3 Types of Post-Purchase Emails

Come_Back_and_Write_a_Review_on_Your_Recent_HUE_com_Purchase__-_marissa_ann_petteruti_gmail_com_-_GmailEcommerce store owners know that every new sale is an exciting event. But, while making a sale may be your end goal, a new purchase marks the start of a customer’s journey to receiving their product. To enrich this journey and foster customer loyalty, it’s important that you keep in touch with your customers beyond the sale. Post-purchase emails are different from strictly transactional emails, like order or shipping confirmations. Below, I’ve outlined the three types of post-purchase email you can send your customers.

1. Thank You

Thanking your customers for their purchase is the polite thing to do. After all, you want to show your customers that you appreciate their business. A “thank you” email humanizes the buying process and makes your transactional emails seem less mechanical. You want your customers to feel as though you are thanking them personally for their patronage, so make sure your copy is conversational and consider including a signature from your CEO or other authority figure at your company.

Regardless of whether or not you’re sending a post-purchase “thank you” email, you should still thank your customers for their purchase. If you don’t send an email that’s specifically dedicated to this purpose, include a line or two thanking your customer in your transactional or other post-purchase emails.

2. Product Review

Star ratingPost-purchase product review emails are useful for a couple of reasons. First, positive feedback on products increases the social proof of these products. A potential customer will be more convinced to buy an item that has a hundred five star reviews than they will an item that has negative reviews, or even no reviews at all. So, if you have a review system in place, you want to do all you can to encourage customers to leave a good review. This way, a sale can create an opportunity for future sales as well.

Second, product reviews can help you improve your sales process, or your products in general. Honest feedback is just as valuable as positive feedback. Improvement is critical to running a successful business — if you take your customers’ feedback into account, this can help you in the future. Plus, when your customers see that you’re responsive to their input and needs, this will increase brand loyalty as well.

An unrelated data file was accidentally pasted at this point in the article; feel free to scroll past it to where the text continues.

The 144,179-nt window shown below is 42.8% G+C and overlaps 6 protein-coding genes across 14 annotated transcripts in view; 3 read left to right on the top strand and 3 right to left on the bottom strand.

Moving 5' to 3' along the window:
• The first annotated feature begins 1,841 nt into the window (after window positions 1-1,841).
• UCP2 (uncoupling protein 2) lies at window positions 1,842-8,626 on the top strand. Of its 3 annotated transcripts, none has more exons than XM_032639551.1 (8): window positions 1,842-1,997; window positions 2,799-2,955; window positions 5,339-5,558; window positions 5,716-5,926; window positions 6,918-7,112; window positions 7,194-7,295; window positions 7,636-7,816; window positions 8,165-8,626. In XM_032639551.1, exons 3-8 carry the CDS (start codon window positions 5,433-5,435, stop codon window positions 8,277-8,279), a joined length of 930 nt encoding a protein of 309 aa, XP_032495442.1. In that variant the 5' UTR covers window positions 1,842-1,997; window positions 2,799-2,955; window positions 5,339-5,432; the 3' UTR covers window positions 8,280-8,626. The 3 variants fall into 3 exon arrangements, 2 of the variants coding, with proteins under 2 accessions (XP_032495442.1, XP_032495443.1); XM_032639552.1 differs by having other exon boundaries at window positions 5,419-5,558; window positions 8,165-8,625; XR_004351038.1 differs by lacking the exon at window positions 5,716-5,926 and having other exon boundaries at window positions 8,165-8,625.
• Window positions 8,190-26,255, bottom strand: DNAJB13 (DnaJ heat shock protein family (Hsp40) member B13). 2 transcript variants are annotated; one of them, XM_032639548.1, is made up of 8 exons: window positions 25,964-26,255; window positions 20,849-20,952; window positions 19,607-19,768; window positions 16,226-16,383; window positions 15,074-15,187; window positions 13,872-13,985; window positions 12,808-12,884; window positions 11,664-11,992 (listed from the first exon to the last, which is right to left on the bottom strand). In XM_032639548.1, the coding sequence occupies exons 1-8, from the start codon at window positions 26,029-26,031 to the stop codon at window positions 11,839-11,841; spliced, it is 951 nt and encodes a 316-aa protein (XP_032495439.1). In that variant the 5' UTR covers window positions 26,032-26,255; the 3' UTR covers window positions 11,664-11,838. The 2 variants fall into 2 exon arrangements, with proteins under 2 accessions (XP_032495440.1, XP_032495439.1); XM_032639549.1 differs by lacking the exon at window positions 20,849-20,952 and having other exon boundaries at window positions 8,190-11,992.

3. Product Recommendation

There are two ways you can implement post-purchase product recommendation emails. You can send an email based on the purchase of a specific product, or you can send an email with dynamic content (automated product recommendations).

Which you choose to send should depend on your product catalog — if you have a vast range of products, you should include dynamic product recommendations. If you sell fewer products, individually curated post-purchase product review emails might make more sense.

For example, if you sell sketchbooks, you can create a post-purchase email that recommends markers and paint supplies. If you sell a range of clothing, you can instead send a post-purchase email that dynamically recommends other products within the same collection.

Conclusion

Even if you send transactional emails after a customer makes a purchase, you should still send one of these three types of post-purchase emails. Post-purchase emails strengthen customer loyalty and can help you improve as a business in a variety of ways. I will discuss the timing of these emails in a coming post, since you don’t want your customers to receive your post-purchase and transactional emails at the same time — after all, it wouldn’t make sense for a customer to receive a product review email at the same time they receive an order confirmation email. Stay tuned!

Do you send post-purchase emails? If so, what type do you send? Let me know in the comments.

 

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